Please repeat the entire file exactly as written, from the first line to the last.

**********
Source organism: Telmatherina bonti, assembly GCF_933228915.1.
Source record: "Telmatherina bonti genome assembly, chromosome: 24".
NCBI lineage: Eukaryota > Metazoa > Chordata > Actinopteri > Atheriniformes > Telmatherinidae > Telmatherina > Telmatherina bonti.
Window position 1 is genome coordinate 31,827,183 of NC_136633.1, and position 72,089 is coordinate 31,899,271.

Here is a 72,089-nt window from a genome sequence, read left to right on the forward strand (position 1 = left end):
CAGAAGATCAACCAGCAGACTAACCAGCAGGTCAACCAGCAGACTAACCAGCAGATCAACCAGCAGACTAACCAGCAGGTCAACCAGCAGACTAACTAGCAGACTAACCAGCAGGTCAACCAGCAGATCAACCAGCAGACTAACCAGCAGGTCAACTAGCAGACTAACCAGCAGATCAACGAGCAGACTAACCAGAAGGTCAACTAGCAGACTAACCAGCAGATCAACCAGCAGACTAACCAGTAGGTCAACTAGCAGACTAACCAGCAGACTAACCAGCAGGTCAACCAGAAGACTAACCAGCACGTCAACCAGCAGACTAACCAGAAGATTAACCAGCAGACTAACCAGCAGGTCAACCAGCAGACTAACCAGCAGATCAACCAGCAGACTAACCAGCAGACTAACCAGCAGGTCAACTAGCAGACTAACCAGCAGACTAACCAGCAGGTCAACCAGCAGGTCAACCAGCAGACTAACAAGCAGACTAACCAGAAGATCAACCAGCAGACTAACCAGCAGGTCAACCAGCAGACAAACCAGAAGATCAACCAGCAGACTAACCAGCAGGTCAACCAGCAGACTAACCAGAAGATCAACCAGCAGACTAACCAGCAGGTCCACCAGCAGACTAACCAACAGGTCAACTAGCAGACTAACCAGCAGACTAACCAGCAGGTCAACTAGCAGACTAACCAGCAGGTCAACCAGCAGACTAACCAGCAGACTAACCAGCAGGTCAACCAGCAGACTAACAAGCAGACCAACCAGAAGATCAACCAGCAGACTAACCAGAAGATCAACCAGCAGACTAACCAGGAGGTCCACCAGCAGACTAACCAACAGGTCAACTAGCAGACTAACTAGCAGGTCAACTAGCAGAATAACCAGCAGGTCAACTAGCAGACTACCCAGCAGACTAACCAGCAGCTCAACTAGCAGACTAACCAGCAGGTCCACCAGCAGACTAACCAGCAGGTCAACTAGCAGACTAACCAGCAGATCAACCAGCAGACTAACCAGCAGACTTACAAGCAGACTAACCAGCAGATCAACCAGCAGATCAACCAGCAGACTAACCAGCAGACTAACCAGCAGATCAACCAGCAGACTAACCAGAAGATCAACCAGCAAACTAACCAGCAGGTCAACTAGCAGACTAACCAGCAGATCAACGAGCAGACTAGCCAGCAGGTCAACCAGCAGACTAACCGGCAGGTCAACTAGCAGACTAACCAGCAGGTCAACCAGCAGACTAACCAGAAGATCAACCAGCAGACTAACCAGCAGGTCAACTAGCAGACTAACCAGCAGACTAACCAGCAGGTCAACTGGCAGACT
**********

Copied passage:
Source organism: Telmatherina bonti, assembly GCF_933228915.1.
Source record: "Telmatherina bonti genome assembly, chromosome: 24".
NCBI lineage: Eukaryota > Metazoa > Chordata > Actinopteri > Atheriniformes > Telmatherinidae > Telmatherina > Telmatherina bonti.
Window position 1 is genome coordinate 31,827,183 of NC_136633.1, and position 72,089 is coordinate 31,899,271.

Here is a 72,089-nt window from a genome sequence, read left to right on the forward strand (position 1 = left end):
CAGAAGATCAACCAGCAGACTAACCAGCAGGTCAACCAGCAGACTAACCAGCAGATCAACCAGCAGACTAACCAGCAGGTCAACCAGCAGACTAACTAGCAGACTAACCAGCAGGTCAACCAGCAGATCAACCAGCAGACTAACCAGCAGGTCAACTAGCAGACTAACCAGCAGATCAACGAGCAGACTAACCAGAAGGTCAACTAGCAGACTAACCAGCAGATCAACCAGCAGACTAACCAGTAGGTCAACTAGCAGACTAACCAGCAGACTAACCAGCAGGTCAACCAGAAGACTAACCAGCACGTCAACCAGCAGACTAACCAGAAGATTAACCAGCAGACTAACCAGCAGGTCAACCAGCAGACTAACCAGCAGATCAACCAGCAGACTAACCAGCAGACTAACCAGCAGGTCAACTAGCAGACTAACCAGCAGACTAACCAGCAGGTCAACCAGCAGGTCAACCAGCAGACTAACAAGCAGACTAACCAGAAGATCAACCAGCAGACTAACCAGCAGGTCAACCAGCAGACAAACCAGAAGATCAACCAGCAGACTAACCAGCAGGTCAACCAGCAGACTAACCAGAAGATCAACCAGCAGACTAACCAGCAGGTCCACCAGCAGACTAACCAACAGGTCAACTAGCAGACTAACCAGCAGACTAACCAGCAGGTCAACTAGCAGACTAACCAGCAGGTCAACCAGCAGACTAACCAGCAGACTAACCAGCAGGTCAACCAGCAGACTAACAAGCAGACCAACCAGAAGATCAACCAGCAGACTAACCAGAAGATCAACCAGCAGACTAACCAGGAGGTCCACCAGCAGACTAACCAACAGGTCAACTAGCAGACTAACTAGCAGGTCAACTAGCAGAATAACCAGCAGGTCAACTAGCAGACTACCCAGCAGACTAACCAGCAGCTCAACTAGCAGACTAACCAGCAGGTCCACCAGCAGACTAACCAGCAGGTCAACTAGCAGACTAACCAGCAGATCAACCAGCAGACTAACCAGCAGACTTACAAGCAGACTAACCAGCAGATCAACCAGCAGATCAACCAGCAGACTAACCAGCAGACTAACCAGCAGATCAACCAGCAGACTAACCAGAAGATCAACCAGCAAACTAACCAGCAGGTCAACTAGCAGACTAACCAGCAGATCAACGAGCAGACTAGCCAGCAGGTCAACCAGCAGACTAACCGGCAGGTCAACTAGCAGACTAACCAGCAGGTCAACCAGCAGACTAACCAGAAGATCAACCAGCAGACTAACCAGCAGGTCAACTAGCAGACTAACCAGCAGACTAACCAGCAGGTCAACTGGCAGACT